Implementing natural light in your workspace isn’t always easy, especially in an existing building.
Bringing in the most daylight possible sounds like a good idea until it brings solar heat gain and glare with it, driving up your cooling-related energy consumption and potentially prompting occupants to cover the window in the name of avoiding disruptive glare.
Make sure your building is delivering the right amount of daylight in the right places with these three tips.
Deliver Quality over Quantity
The key to making sure occupants are happy with access to natural light is remembering that more daylight isn’t always better. An overabundance of light coming in leads to glare, hot spots and sharp shadow lines.
“A good daylighting strategy calls for bringing in a lot of diffused light and distributing it throughout the interior,” adds Donald Jayson, co-owner and senior vice president of Bendheim, a manufacturer of architectural glass. “The key word is diffused—no blinding glare, no hot spots and no sharp shadow lines. Maximizing the amount of glass on the facades isn’t always the solution. The site, building orientation, occupant wellbeing and the type of glass used are all critical components of daylighting design that should be weighted together.”
Daylighting in existing buildings requires a critical eye.
If you have curtainwall that needs to be replaced anyway, glazing that lets an adequate amount of light through but mitigates glare and solar heat gain is a smart purchase.
[Related: Glass Buildings Reflect Many Benefits]
Punched windows can deliver a significant amount of useful daylight too, but may require a different arrangement of furniture or retrofitting a daylight redirecting device to bounce the available light further into the core.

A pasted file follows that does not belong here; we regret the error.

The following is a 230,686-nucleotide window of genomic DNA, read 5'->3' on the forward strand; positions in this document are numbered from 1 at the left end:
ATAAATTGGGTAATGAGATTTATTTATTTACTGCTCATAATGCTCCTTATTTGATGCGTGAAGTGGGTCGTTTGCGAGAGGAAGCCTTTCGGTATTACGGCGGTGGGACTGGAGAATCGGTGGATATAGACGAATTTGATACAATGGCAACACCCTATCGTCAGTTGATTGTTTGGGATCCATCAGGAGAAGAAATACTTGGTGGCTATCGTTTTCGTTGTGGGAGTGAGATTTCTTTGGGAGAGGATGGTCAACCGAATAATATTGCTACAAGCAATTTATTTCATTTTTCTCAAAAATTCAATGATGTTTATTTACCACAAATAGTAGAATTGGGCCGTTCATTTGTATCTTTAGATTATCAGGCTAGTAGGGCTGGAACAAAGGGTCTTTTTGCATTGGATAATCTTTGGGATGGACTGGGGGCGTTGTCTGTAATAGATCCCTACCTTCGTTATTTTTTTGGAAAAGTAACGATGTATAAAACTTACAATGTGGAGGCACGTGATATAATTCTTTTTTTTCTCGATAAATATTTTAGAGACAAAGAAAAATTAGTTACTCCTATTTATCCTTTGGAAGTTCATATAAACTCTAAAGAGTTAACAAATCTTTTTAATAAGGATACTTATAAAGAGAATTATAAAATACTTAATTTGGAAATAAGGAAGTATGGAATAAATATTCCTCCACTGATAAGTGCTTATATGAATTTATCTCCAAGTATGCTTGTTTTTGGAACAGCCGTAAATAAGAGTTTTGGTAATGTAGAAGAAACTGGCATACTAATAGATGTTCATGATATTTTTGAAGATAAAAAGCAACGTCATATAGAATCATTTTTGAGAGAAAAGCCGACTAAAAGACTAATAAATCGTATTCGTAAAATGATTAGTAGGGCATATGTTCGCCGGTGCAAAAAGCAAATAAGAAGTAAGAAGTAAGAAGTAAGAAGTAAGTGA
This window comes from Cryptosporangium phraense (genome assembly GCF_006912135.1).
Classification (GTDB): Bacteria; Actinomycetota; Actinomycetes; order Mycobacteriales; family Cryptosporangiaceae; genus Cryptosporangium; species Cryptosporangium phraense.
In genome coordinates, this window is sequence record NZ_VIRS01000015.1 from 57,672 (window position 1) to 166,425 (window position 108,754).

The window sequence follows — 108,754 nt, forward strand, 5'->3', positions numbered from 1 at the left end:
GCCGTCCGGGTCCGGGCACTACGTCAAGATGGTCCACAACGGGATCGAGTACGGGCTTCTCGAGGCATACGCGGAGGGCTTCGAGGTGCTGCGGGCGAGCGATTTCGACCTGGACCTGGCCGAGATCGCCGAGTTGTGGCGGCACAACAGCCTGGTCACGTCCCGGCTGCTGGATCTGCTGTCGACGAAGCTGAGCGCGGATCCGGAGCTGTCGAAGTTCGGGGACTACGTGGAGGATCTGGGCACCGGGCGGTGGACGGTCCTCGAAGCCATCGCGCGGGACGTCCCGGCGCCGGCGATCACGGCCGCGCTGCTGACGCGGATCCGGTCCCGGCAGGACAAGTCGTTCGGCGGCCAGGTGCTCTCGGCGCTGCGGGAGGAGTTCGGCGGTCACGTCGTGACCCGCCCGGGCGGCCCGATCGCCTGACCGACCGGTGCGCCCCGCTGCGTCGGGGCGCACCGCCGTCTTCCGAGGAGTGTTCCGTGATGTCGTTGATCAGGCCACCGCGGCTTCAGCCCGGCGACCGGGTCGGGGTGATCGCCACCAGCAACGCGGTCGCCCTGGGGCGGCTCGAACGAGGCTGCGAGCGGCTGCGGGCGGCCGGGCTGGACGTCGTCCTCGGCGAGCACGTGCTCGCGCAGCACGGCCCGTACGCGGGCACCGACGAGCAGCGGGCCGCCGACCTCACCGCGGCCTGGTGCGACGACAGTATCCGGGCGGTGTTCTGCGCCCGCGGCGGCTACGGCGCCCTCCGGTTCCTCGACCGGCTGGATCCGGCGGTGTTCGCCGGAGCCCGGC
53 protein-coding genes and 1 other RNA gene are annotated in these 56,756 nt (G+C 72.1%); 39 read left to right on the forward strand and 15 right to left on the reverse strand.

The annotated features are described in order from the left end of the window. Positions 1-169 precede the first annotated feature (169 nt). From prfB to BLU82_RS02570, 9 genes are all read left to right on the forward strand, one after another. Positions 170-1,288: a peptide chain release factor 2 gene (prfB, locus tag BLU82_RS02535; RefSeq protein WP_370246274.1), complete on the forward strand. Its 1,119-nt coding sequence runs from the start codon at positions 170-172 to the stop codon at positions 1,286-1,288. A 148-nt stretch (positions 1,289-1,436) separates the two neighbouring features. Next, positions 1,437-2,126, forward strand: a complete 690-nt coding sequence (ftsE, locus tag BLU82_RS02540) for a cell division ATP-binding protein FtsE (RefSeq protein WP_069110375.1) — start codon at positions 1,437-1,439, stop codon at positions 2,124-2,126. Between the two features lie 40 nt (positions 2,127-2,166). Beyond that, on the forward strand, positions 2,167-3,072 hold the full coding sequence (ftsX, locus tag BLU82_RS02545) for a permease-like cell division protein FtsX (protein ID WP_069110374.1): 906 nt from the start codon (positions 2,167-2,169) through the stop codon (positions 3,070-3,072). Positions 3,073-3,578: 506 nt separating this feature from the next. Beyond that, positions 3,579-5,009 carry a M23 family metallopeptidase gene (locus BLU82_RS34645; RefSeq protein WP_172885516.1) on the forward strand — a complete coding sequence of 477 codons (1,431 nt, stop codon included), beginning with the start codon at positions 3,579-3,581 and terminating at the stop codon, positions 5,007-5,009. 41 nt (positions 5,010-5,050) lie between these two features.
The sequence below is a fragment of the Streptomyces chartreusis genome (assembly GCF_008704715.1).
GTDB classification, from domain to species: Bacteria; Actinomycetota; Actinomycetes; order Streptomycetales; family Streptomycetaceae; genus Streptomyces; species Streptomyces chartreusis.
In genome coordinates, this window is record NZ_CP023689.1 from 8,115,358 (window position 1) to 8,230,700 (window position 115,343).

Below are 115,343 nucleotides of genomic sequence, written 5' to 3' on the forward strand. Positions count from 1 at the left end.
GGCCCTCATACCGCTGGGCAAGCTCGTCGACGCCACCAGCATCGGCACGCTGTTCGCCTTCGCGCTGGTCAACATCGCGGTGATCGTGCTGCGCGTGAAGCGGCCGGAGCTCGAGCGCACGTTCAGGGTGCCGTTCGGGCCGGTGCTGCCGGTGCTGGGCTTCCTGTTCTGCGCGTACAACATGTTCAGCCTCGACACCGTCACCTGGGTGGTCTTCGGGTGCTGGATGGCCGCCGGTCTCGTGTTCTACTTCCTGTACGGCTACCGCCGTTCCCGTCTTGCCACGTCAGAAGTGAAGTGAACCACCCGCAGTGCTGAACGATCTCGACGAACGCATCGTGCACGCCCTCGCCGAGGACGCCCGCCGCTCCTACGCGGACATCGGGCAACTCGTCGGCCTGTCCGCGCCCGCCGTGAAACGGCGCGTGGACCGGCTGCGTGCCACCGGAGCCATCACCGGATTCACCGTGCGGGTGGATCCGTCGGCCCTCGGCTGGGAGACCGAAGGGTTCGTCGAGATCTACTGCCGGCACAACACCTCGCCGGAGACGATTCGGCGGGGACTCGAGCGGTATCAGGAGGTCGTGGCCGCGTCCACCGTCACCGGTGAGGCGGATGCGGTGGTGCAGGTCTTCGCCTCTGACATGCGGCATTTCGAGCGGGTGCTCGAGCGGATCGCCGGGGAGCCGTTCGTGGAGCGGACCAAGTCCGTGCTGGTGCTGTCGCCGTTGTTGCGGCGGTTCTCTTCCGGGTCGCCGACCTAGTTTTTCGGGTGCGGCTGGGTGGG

When you replace your windows, look at the visual light transmittance values of glazing products and choose the one that lets through the most quality light while still controlling glare and solar heat gain, recommends Clarke Morrison, senior consultant for Microdesk, an AEC services provider whose services include daylight modeling with BIM.
Eliminate Glare and Redirect Light
Glare not only makes computer screens difficult to read, it encourages occupants to close their blinds completely in the name of visual comfort, eliminating the benefits of daylight, Jayson explains.
Daylight strategies must be responsive to local climate, building orientation and interior organization.
For side daylighting, consider partitioning the fenestration by function, recommends Michael J. Holtz, founder and CEO of LightLouver, LLC, a manufacturer of a daylight distribution device. With this setup, upper glazing (above 7 feet) serves a daylighting function and the glazing below serves as the viewing zone.
The upper portion can be retrofitted with a daylight redirection element that reflects daylight toward the ceiling, whereas the lower portion should have a manual or automated shading or a blind system to control the incoming sunlight.
“Far too often, we see large expanses of glass with little ability to control the distribution of daylight or eliminate the glare associated with direct sunlight penetration,” Holtz explains. “This situation occurs in both new and existing commercial buildings. What’s essential to achieving a glare-free daylit space is to ensure that daylight is collected and redirected upward and deep into the space and that effective glare control is provided on the ‘view’ windows. This approach can be implemented in new and existing buildings by incorporating daylight redirecting devices in the top part of the window and lowering any existing blinds or shades.”
If you’re already receiving as much usable daylight as you can through the window, consider a simple renovation to allow that light to flow further into the space. Open floor plans and careful attention to furniture placement let you avoid blocking the incoming light.
Translucent glass partitions and anti-glare finishes also help bounce light through the space without creating glare or hot spots, Jayson adds.
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